Friday, July 25, 2014




I’ve been an on-again-off-again wrestling fan since I was a teenager. There was a period in the ’60s when my father and I watched the WWWF on TV every week. Those were the days of Bruno Sammartino and Bobo Brazil and Killer Kowalski, when no one but the hillbillies wore anything but wrestling tights. I picked it up again in the late ’80s and early to mid-’90s, the days of Hulk Hogan and Randy Savage and Rowdy Roddy Piper. By the end of this period, many of the wrestlers had wacky costumes and there were gimmicks galore. The WWWF had turned into the WWF, and there was more of a circus atmosphere, and it had taken another step away from any pretense of reality.

Even today, when I run across a card on TV (it’s the WWE now), more often than not I stop channel hopping to see what’s going on. I don’t know much about anybody but the Undertaker, but I still enjoy the whole soap opera, the turns to and from the dark side, the magnitude of the mythology they’ve built. And that some things never change – for instance, the referees are as clueless as ever.

Shortly before the turn of the century, I saw a call for submissions for an anthology of wrestling-related horror stories. I kicked out a story called Push Comes to Shove, which involved a jobber – a guy who’s there solely to lose to a current or upcoming superstar – running across a new wrestler who was making stuff a little more real than it should have been. By the time I got around to sending the story in, the market was already closed. I tried to place it a couple more times, but, as is customary with my writing, it was a little too much this and not enough that for most markets, and I packed it away in my electronic trunk.

Not long after, my local Sisters in Crime chapter put out a call for stories for a book of members’ work. I dusted off Push Comes to Shove and discovered it consisted of four thousand words of good story and a thousand of darlings to be killed. I made the cuts and the editors liked what was left. The book came out in 2000, published by Ugly Town, the Los Angeles small press that later published my third and fourth Joe Portugal novels.

One day, I came back from some mystery convention or other and discovered an email from Otto Penzler, the overall editor of the Best American Mystery Stories series. He’d included Push Comes to Shove in the first cut of the 2001 edition, and that year’s editor selected it for the book. This was none other than Lawrence Block, one of my favorite crime fiction authors. So, not long afterward, there I was on the bookstore shelves, in a volume with Joyce Carol Oates.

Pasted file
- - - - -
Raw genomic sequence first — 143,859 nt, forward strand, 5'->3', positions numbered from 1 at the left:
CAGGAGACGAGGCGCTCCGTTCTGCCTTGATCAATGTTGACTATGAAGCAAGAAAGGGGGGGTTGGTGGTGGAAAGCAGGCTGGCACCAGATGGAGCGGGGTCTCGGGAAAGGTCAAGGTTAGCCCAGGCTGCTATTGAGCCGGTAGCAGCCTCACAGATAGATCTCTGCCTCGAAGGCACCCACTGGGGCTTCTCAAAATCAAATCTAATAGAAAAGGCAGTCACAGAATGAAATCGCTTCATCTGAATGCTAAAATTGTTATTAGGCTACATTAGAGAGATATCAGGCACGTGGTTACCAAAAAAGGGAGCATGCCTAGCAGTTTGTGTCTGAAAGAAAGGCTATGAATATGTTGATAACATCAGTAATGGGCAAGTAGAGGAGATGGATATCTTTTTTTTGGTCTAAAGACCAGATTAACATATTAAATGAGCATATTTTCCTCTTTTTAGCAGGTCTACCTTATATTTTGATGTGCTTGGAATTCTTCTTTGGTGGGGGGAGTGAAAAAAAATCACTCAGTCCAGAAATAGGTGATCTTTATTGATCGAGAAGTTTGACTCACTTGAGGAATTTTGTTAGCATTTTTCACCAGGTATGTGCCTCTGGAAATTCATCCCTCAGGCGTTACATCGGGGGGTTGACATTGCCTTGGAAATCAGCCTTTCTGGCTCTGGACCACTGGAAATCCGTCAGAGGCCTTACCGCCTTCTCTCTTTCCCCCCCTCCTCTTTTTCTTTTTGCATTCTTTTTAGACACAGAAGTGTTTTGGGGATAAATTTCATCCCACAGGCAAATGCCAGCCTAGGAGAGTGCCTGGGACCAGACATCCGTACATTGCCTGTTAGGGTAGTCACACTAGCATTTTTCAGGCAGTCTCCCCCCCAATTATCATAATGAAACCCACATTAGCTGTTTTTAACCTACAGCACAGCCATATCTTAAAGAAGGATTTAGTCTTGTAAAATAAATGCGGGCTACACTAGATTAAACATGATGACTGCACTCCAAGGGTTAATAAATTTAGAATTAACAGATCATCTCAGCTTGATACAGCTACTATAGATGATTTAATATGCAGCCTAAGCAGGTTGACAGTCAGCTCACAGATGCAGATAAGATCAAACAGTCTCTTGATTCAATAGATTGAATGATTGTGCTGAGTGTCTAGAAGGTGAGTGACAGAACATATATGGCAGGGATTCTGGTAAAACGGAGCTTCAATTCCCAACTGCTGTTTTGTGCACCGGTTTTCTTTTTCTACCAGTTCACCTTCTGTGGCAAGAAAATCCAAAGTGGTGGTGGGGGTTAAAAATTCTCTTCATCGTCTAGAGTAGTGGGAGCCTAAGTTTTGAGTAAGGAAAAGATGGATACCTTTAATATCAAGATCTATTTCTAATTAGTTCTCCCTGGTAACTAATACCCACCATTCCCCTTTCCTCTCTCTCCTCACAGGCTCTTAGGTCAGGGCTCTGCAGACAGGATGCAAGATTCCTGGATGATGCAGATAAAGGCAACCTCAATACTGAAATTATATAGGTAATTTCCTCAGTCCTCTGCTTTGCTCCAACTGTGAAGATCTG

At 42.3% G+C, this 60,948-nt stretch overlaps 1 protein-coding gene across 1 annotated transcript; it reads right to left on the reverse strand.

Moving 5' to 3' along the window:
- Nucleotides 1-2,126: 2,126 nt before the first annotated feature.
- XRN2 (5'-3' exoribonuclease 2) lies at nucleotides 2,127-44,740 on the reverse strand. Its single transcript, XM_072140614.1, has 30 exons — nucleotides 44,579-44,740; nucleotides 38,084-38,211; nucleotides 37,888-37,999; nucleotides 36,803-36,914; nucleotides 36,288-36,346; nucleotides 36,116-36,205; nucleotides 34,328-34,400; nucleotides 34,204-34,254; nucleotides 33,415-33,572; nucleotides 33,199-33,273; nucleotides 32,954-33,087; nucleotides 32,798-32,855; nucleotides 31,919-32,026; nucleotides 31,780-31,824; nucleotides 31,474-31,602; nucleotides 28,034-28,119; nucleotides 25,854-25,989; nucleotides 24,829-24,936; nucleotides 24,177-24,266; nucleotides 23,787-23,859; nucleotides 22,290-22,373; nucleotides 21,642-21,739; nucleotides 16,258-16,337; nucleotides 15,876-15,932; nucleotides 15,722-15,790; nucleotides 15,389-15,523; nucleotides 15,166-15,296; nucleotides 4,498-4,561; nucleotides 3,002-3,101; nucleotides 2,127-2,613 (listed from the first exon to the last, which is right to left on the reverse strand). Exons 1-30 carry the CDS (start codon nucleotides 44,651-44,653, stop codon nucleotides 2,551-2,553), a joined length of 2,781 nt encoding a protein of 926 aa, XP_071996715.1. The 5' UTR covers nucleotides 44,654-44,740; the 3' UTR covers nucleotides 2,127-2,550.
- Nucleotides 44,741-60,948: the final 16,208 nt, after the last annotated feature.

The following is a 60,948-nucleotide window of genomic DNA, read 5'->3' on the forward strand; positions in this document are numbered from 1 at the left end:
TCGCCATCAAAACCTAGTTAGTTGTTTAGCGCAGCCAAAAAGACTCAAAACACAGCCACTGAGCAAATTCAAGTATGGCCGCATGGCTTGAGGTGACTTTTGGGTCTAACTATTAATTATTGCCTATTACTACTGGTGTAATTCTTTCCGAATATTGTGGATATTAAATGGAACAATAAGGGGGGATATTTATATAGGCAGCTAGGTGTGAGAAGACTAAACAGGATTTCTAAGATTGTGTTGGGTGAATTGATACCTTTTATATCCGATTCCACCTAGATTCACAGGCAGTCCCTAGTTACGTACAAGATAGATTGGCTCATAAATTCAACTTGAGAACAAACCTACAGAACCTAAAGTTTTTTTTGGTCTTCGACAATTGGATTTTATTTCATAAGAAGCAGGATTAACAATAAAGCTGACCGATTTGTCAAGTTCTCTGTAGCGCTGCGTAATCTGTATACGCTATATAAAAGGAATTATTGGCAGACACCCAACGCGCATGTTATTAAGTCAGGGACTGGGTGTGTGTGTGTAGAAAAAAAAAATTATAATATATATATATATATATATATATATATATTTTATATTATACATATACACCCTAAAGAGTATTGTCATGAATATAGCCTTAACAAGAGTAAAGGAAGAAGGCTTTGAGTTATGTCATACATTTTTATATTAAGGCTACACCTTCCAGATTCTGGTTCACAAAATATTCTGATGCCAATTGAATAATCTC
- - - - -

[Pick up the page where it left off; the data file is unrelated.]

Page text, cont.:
That was it for a while, and then I ran into Paul Bishop at an event for Stark Raving Press, a new electronic publishing company for whom we were both writing novellas. We’d worked together in the local Mystery Writers of America chapter some years earlier, but I hadn’t seen him in quite a while. He told me about Fight Card, with its preponderance of boxing novellas, but with mixed martial arts and luchadors on the way. Wheels spun in my head, but only for a moment, and I blurted out, “I’ve got this wrestling story, blah, blah, blah, what if I expanded it into a novella?”

Paul said send him the story, and I did, and he liked it, and expansion began. I had the luxury of filling in more of the unnamed protagonist’s backstory, his life with his girlfriend, his training, what he did during the long hours between matches at TV tapings. I added an ex-wrestler uncle and a stint in Iraq and a dash of PTSD. I added some dimension to the bad guy. I was able to make my hero more proactive and less simply carried along by events. The whole thing took a week of writing time…it was one of those stories that, to use the old cliché, wrote itself, as if it had always wanted to grow and flourish.

I decided to shorten the title to simply The Push, then further cut it to Push. It seemed to work better with both the length and with the Fight Card gestalt – plus the longer title remains forever reserved for the short story that got the first (and still, let’s face it, the only) recognition any of my work has received.

One reason I'm fond of this tale is its protagonist is very different from the urban neurotics who usually populate my work. He’s smart enough, but he’s basically a simple guy with a simple life and a simple loyalty to those he loves. Just a guy faced with a big problem while trying to do his job.

When I wrote Push Comes to Shove, I thought Thumper’s costume and persona might be a little over the top, but subsequent developments in the WWF proved me wrong. And though they’ve dialed back on the weirdness a little since then, I like to think  Thumper’s Central States Wrestling career would have made him a natural fit for later WWWF/WWF/WWE greatness, if only…but that would be telling.


You’re a jobber. You make your living by losing in the wrestling ring. You’re a good wrestler, but promoters don’t think you have what it takes to become a superstar. Then Thumper shows up. Big and strong, with a bunny-rabbit gimmick and fans eating out of his hand. His finishing move is called The Thump, and most guys don’t get up from it on their own.

One night, Thumper puts his opponent in the hospital. Not a big deal. Sure, the outcome of a wrestling match is fake. But the bumps in the ring can be all too real. Sometimes you get hurt. Part of the territory.

Then it happens again. Only this time, the guy who got ‘thumped’ is tossed into a car like a sack of potatoes. Lou Boone, the promoter who runs Central States Wrestling with an iron fist, knows you saw something and offers you a push if you keep your mouth shut.
A push. Every jobber’s dream. To get to win some matches, to get to be on the big cards in the big arenas. You want it more than anything. You begin thinking you imagined the sack-of-potatoes guy – until it happens again.
Now, you have to choose between wrestling fame and doing the right thing. Before this is over, someone else will be dead. And you don’t want it to be you…
Based on the short story Push Comes to Shove, selected by Lawrence Block for the Best American Mystery Stories series.

Thursday, July 10, 2014